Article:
US prosecutors and several federal regulators are seeking information from bankrupt cryptocurrency lender Celsius Network.
The enquiries, which were disclosed in court filings this month, provide a glimpse into the legal headaches that Celsius faces as it seeks to restructure.
The company froze customer withdrawals in June in a bid to evade a panic run by users, then filed for bankruptcy in July.
Celsius has been one of the more high-profile casualties of a steep selloff in digital assets that was fuelled in part by May’s collapse of the Terra blockchain.
Since declaring insolvency, Celsius has faced criticism from users over its marketing and management and is exploring a sale of some or all of its assets.
The firm, which rocketed in popularity for paying people interest on virtual token deposits, received a federal grand jury subpoena on June 15, according to a document filed last week by lawyers for Celsius in federal bankruptcy court in Manhattan. The subpoena came from the US District Court for the Southern District of New York.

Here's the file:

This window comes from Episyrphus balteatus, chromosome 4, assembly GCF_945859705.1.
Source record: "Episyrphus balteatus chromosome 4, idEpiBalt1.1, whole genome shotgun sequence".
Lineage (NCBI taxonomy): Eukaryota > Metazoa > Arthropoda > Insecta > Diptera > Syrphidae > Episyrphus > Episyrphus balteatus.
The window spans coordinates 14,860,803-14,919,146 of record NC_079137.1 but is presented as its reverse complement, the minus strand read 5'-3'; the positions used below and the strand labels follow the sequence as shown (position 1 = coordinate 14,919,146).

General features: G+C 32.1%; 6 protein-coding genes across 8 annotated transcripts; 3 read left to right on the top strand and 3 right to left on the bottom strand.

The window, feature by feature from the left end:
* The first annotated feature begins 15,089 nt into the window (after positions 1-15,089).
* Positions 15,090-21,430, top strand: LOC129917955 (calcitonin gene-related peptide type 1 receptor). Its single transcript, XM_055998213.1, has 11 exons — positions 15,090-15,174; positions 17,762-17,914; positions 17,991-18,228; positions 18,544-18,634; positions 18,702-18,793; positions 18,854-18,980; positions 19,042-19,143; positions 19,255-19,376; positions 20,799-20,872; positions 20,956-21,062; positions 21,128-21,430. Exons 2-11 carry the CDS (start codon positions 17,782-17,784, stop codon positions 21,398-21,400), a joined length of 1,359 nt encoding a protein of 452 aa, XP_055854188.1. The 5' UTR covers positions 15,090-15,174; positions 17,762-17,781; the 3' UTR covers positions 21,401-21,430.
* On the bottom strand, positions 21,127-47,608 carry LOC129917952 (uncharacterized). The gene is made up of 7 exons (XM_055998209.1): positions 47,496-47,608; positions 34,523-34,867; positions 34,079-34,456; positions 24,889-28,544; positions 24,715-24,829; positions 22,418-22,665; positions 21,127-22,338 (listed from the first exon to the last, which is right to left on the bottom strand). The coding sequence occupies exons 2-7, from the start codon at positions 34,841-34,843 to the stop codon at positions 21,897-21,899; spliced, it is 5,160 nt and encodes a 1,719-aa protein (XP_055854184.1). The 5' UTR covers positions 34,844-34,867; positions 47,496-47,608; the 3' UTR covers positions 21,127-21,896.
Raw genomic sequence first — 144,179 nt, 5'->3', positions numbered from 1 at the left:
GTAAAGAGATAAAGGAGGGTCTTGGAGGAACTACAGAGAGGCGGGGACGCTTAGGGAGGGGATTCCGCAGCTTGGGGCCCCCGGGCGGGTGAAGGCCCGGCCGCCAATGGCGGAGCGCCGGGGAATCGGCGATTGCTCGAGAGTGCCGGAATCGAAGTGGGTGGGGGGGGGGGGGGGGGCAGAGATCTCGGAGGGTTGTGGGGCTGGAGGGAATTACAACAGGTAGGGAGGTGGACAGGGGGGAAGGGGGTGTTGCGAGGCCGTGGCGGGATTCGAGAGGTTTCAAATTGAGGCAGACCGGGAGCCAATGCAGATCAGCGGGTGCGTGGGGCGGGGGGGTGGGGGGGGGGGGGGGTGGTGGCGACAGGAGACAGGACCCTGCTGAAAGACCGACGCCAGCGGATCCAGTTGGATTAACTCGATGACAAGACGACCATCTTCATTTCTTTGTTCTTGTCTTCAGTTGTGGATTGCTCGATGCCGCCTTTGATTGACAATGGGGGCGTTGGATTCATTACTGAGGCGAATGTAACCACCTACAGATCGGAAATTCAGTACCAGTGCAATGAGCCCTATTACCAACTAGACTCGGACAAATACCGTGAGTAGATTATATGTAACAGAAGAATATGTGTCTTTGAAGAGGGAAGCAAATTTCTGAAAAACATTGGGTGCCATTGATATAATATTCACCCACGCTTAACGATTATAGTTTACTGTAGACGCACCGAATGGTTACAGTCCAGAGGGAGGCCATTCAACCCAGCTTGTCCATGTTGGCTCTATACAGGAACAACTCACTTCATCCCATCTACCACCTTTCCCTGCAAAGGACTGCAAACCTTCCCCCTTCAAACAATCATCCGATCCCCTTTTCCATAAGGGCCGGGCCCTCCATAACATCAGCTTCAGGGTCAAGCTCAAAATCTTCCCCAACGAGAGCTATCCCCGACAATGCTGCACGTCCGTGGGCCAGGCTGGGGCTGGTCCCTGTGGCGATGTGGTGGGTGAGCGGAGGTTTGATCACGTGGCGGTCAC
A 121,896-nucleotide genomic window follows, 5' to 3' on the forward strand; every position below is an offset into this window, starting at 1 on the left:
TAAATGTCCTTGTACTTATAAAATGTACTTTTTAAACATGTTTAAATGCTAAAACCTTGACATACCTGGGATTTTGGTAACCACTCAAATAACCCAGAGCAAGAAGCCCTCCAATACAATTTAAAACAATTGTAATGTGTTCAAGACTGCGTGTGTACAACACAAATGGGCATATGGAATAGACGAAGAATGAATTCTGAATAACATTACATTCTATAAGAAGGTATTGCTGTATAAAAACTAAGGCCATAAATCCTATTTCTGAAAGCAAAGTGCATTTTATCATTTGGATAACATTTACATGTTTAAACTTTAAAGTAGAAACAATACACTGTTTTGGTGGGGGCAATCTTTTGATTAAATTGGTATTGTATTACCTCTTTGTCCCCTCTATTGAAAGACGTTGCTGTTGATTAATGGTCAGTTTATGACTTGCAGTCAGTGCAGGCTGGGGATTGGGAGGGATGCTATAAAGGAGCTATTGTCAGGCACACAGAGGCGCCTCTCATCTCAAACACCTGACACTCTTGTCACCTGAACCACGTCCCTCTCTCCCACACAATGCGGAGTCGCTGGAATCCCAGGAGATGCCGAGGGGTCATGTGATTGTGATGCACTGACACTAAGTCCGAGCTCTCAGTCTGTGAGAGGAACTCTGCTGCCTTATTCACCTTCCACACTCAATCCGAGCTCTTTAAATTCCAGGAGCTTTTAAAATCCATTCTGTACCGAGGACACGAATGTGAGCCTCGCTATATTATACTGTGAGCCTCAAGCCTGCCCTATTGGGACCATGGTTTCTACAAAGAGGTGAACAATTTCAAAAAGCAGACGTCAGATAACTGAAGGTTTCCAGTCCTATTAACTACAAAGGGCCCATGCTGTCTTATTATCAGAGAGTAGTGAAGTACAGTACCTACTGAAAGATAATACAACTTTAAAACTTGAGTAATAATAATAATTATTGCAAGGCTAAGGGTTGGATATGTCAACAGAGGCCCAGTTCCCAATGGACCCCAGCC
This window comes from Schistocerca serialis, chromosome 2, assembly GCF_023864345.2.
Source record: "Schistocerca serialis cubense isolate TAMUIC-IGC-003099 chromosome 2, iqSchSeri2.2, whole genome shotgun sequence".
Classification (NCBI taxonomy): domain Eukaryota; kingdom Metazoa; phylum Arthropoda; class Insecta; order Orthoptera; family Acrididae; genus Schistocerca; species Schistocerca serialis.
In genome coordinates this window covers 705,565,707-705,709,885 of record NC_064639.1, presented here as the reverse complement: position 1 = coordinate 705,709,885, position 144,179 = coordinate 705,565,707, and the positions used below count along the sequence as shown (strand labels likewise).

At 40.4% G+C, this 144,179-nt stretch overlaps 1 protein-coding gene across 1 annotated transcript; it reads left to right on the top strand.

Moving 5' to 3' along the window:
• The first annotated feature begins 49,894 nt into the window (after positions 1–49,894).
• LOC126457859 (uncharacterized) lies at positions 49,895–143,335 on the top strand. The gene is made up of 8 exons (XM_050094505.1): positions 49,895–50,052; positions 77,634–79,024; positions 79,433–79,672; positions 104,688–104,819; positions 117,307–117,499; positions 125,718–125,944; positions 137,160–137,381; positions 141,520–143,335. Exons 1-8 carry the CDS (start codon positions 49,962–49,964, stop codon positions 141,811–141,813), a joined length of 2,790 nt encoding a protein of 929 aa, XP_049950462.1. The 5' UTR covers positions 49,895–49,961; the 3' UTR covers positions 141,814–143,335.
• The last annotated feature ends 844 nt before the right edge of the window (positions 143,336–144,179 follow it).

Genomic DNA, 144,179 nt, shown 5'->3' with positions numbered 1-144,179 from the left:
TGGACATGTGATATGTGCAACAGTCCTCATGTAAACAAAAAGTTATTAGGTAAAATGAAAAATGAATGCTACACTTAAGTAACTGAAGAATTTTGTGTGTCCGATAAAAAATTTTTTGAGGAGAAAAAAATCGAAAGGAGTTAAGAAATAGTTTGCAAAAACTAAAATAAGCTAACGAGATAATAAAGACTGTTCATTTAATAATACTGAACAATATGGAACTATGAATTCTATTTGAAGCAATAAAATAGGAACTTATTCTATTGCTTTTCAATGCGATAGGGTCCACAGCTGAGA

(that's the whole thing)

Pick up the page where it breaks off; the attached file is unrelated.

The company also received inquiries from the Commodity Futures Trading Commission, Securities and Exchange Commission and Federal Trade Commission, according to a separate filing from the lawyers.
One CFTC enquiry focused on trading activities related to TerraUSD and its sister token, Luna. Another one, according to the document, was titled “In the Matter of Certain Pending Persons Engaged In Fraud And Other Unlawful Conduct With Respect to Digital Asset Transactions", the filing said.
Celsius said in a statement that it’s “co-operating with all regulatory inquiries, and regulators are key stakeholders in our reorganisation". The company declined to comment on the specifics of any inquiries.
The SEC, CFTC and FTC didn’t immediately respond to requests for comment. The SDNY declined to comment.